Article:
Sir: The reason why the Child Poverty Action Group is now, in your words, just "an obscure interest group" is not because poverty is "out of sight, out of mind" (leading article, 4 June). It is instead because for too many years CPAG had made grossly inflated claims about the extent of poverty.
The public eventually caught on to this fact that there actually aren't all these millions of poor people starving, undernourished, or outside of the state's welfare safety net. They therefore lost interest in "poverty". The media followed. Even the then august sociology journal New Society lost patience with the CPAG as long ago as 1986. Quoting figures from my letter in the Independent (9 November 1986), the journal castigated the group for exaggerating the extent of poverty, which it had claimed totalled 16.4 million (including those "on the margins of" poverty).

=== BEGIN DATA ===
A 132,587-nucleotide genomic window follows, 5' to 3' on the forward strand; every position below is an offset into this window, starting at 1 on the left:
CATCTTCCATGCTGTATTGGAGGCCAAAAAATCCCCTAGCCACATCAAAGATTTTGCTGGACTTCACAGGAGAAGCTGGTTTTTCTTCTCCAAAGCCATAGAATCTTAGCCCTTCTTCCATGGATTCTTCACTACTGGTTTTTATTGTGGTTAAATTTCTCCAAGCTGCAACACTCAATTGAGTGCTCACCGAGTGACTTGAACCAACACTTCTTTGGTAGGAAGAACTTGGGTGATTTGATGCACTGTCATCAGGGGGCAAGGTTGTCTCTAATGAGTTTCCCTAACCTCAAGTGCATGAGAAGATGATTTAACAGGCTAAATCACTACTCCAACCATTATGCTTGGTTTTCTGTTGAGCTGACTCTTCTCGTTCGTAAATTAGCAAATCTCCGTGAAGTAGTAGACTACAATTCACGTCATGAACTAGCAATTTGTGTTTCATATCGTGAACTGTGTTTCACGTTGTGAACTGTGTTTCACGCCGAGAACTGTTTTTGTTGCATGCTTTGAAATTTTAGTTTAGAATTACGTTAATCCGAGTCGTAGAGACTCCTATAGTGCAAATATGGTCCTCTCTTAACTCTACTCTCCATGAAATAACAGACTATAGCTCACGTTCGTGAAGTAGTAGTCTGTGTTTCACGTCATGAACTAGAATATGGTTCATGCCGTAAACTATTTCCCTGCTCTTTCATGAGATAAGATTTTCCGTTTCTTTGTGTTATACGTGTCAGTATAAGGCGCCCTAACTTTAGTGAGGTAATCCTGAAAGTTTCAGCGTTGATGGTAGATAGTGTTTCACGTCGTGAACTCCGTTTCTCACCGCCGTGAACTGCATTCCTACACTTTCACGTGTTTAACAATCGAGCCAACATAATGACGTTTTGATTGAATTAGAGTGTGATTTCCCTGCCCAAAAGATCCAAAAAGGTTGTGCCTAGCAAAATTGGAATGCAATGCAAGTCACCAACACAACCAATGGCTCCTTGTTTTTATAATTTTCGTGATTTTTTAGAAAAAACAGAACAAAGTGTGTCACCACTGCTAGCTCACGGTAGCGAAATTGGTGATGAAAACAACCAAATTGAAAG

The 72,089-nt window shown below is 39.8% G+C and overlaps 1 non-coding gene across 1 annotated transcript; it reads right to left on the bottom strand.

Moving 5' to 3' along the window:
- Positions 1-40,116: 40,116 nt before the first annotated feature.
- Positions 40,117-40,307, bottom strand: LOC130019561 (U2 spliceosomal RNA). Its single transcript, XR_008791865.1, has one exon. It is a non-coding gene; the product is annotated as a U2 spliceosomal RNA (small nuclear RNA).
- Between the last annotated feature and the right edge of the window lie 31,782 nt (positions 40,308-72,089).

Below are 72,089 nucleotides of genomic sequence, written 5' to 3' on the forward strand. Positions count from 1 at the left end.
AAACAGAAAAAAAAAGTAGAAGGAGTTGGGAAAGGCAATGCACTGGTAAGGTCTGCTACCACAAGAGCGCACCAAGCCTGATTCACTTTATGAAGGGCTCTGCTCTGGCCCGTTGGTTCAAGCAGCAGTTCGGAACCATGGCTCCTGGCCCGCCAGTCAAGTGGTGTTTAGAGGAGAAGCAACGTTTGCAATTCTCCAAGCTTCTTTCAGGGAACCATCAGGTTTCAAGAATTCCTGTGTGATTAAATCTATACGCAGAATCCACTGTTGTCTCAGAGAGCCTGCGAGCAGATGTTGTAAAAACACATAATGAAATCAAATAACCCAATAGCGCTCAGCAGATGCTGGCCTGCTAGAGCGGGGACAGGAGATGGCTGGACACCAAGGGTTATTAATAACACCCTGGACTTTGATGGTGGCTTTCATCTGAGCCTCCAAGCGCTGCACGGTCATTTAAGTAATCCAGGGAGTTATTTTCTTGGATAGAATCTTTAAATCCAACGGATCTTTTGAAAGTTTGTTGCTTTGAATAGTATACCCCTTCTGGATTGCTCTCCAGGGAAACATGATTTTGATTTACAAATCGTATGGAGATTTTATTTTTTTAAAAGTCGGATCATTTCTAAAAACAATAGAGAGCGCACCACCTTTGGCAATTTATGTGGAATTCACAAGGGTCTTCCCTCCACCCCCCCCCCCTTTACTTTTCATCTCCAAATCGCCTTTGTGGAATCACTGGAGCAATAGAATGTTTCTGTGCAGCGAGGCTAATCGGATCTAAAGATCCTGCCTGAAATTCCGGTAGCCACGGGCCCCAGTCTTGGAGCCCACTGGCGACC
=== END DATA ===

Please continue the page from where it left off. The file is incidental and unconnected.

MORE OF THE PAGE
Now we have the Rowntree Foundation telling us that 14 million people are in "poverty". This looks an improvement on the 1986 figure, though a different definition of poverty has been used. Nowadays if your income is below half the average "equivalised" (adjusted) household income you are deemed to be poor. Thus, "poverty" is now defined merely as inequality in incomes.
What does this definition of poverty tell us about the actual level of income poor people survive on? It is not immediately obvious. It is even more difficult to imagine what gross wage one must earn to escape poverty. Which is why I have produced a table of poverty thresholds giving examples of what poverty means in 1996 (Liverpool Quarterly Economic Bulletin, published next week). It turns out that, for example, a couple with three children living in a pounds 70,000 semi in some leafy suburb earning pounds 20,000 a year can be regarded as poor under the JRF definition.
The new inequality definition of poverty, in again exaggerating the extent of the problem in Britain, will be as counter-productive in creating concern for the genuinely poor as the original CPAG definition was.
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